Continuity and Crisis in German Cinema, 1928-1936

Continuity and Crisis in German Cinema, 1928-1936

Edited by Barbara Hales, Mihaela Petrescu, Valerie Weinstein


Camden House



New essays examining the differences and commonalities between late Weimar-era and early Nazi-era German cinema against a backdrop of the crises of that time.

Hitler's Machtergreifung, or seizure of power, on January 30, 1933, marked the end of the Weimar Republic and the beginning of the Third Reich, and German film scholarship has generally accepted this date as the break between Weimar and Nazi-era film as well. This collection of essays interrogates the continuities and discontinuities in German cinema before and after January 1933 and their relationship to the various crises of the years 1928 to 1936 in seven areas: politics, the economy, concepts of race and ethnicity, the making of cinema stars, genre cinema, film technologies and aesthetics, and German-international film relations. Focusing both on canonical and lesser-known works, the essays analyze a representative sample of films and genres from the period. This book will be of interest to scholars and students of Weimar and Third Reich cinema and of the sociopolitical, economic, racial, artistic, and technological spheres in both late Weimar and the early Third Reich, as well as to film scholars in general.

Contributors: Paul Flaig, Margrit Frölich, Barbara Hales, Anjeana Hans, Bastian Heinsohn, Brook Henkel, Kevin B. Johnson, Owen Lyons, Richard W. McCormick, Kalani Michell, Mihaela Petrescu, Christian Rogowski, Valerie Weinstein, Wilfried Wilms.

Barbara Hales is Associate Professor of History at the University of Houston-Clear Lake. Mihaela Petrescu is Visiting Lecturer at the University of Pittsburgh. Valerie Weinstein is Assistant Professor of Women's, Gender, and Sexuality Studies and German Studies at the University of Cincinnati.


19 black and white illustrations
344 pages
9x6 in
Screen Cultures: German Film and the Visual
Hardback, 9781571139351, October 2016
eBook, 9781782048435, October 2016
Camden House
BISAC PER004030, HIS014000
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Table of Contents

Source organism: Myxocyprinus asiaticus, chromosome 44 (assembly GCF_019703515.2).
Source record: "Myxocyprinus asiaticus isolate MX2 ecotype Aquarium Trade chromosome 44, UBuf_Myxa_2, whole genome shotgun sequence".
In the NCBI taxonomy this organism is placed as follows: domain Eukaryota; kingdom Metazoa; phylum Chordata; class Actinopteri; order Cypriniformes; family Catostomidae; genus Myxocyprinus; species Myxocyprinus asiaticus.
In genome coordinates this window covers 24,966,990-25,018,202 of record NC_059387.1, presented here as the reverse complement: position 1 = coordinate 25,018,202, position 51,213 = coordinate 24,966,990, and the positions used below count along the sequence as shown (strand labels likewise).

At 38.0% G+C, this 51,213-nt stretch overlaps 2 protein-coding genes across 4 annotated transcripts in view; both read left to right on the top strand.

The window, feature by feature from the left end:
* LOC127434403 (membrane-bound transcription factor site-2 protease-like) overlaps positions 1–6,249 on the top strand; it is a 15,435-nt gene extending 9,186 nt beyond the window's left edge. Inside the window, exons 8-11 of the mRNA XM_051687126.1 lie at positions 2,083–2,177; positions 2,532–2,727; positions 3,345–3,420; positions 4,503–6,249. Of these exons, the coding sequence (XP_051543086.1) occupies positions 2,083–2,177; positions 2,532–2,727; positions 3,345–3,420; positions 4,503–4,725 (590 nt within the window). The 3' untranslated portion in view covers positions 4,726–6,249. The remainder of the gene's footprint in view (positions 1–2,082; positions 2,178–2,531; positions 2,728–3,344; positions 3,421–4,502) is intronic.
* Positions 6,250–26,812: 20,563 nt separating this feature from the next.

List of Illustrations
"Timid Heresies": Werner Hochbaum's Razzia in St. Pauli (1932) - Christian Rogowski
Film as Pedagogy in Late Weimar and Early Nazi Cinema: The Role of the Street in Mobilizing the Spectator - Bastian Heinsohn
"A Fairytale for Grown-ups": Financial and Cinematic Crises in Die Koffer des Herrn O.F. (1931) - Paul Flaig
"Denn Gold ist Glück und Fluch dieser Welt": Examining the Trope of "Gold" in Gold (1934) and Der Kaiser von Kalifornien (1936) - Owen Lyons
Degenerate Disease and the Doctors of Death: Racial Hygiene Film as Propaganda in Weimar and Early Nazi Germany - Barbara Hales
"White Jews" and Dark Continents: Capitalist Critique and Its Racial Undercurrents in Detlef Sierck's April! April! (1935) - Valerie Weinstein
The Zigeunerdrama Reloaded: Leni Riefenstahl's Fantasy Gypsies and Sacrificial Others - Anjeana Hans
Regaining Mobility: The Aviator in Weimar Mountain Films - Wilfried Wilms
Brigitte Helm and Germany's Star System in the 1920s and 1930s - Mihaela Petrescu
Foreign Attractions: Czech Stars and Ethnic Masquerade - Kevin B. Johnson
Objects in Motion: Hans Richter's Vormittagsspuk (1928) and the Crisis of Avant-Garde Film - Brook Henkel
Seeing Crisis in Harry Piel's Ein Unsichtbarer geht durch die Stadt (1933) - Kalani Michell
Playing the European Market: Marcel L'Herbier's L'Argent (1928), Ufa, and German-French Film Relations - Margrit Frölich
A Serious Man? Ernst Lubitsch's Anti-War Film The Man I Killed (a.k.a. Broken Lullaby, USA 1932) - Richard W. McCormick
Selected Bibliography
Notes on the Contributors


[A] newly nuanced portrait of the interruptions and interconnections between the film cultures of late Weimar and early National Socialist Germany. . . . Each of the essays in the volume will find an eager readership for its particular topic; taken together, the articles . . . promise to have a significant impact on how German Studies as a field understands the critical period between the end of Weimar democracy and the rise of Nazism -- as an era of "fluid" movement as well as crisis. MONATSHEFTE [Jennifer Kapczynski]

[O]ffers several interesting essays. . . . FILMBLATT

[S]ubstantial and innovative . . . . [O]ffers a fresh and interesting approach to two film-making periods that have intrigued academics for decades. The volume exposes countless surprising links between Weimar and Nazi culture and society that cause us fundamentally to rethink our understanding of the period covered. MODERN LANGUAGE REVIEW

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